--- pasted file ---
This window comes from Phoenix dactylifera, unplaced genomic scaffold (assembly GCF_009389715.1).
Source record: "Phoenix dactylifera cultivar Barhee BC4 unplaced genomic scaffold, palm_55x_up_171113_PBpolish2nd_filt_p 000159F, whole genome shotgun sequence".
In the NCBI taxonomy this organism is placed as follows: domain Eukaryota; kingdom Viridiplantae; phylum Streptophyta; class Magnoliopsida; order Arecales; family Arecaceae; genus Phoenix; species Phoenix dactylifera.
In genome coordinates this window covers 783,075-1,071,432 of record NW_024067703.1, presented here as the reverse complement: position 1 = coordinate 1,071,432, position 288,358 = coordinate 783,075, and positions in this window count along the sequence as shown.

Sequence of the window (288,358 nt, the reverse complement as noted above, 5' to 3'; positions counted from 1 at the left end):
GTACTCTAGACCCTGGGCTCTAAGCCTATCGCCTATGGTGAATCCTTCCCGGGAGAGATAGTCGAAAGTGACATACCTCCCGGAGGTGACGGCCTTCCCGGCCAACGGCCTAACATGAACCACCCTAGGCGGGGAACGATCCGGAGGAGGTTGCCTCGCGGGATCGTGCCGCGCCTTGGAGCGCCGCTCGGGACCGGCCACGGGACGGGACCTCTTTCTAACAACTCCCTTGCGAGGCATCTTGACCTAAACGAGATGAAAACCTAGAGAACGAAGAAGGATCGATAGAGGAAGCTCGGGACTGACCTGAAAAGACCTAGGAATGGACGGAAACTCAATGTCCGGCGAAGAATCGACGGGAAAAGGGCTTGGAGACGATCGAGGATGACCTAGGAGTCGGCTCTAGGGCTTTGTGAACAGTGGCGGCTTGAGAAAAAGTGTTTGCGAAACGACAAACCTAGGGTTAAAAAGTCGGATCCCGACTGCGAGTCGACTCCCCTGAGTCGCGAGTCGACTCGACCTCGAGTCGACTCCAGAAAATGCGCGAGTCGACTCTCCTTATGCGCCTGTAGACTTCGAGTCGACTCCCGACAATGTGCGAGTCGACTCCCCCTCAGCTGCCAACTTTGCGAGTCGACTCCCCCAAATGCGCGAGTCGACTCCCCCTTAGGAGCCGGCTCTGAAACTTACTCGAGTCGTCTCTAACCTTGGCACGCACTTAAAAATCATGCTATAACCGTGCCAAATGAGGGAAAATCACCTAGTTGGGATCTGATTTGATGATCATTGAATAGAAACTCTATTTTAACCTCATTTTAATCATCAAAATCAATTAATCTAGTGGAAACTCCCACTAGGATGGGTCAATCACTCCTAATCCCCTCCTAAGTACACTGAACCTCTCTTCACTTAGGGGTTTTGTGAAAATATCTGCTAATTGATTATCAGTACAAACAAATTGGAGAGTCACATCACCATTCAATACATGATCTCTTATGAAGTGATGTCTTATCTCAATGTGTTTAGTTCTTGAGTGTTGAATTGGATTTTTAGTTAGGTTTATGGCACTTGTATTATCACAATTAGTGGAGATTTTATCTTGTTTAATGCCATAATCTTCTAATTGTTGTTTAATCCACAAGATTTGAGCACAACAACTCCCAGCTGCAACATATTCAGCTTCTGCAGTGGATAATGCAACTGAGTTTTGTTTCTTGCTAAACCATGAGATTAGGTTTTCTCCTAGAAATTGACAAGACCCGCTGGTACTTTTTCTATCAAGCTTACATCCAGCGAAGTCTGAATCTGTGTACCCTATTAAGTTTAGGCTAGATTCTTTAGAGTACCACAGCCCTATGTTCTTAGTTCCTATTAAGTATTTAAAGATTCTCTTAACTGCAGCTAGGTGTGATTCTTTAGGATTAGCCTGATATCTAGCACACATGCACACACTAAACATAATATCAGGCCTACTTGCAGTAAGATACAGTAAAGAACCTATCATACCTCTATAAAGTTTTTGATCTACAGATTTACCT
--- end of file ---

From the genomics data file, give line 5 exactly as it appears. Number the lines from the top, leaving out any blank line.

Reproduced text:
Sequence of the window (288,358 nt, the reverse complement as noted above, 5' to 3'; positions counted from 1 at the left end):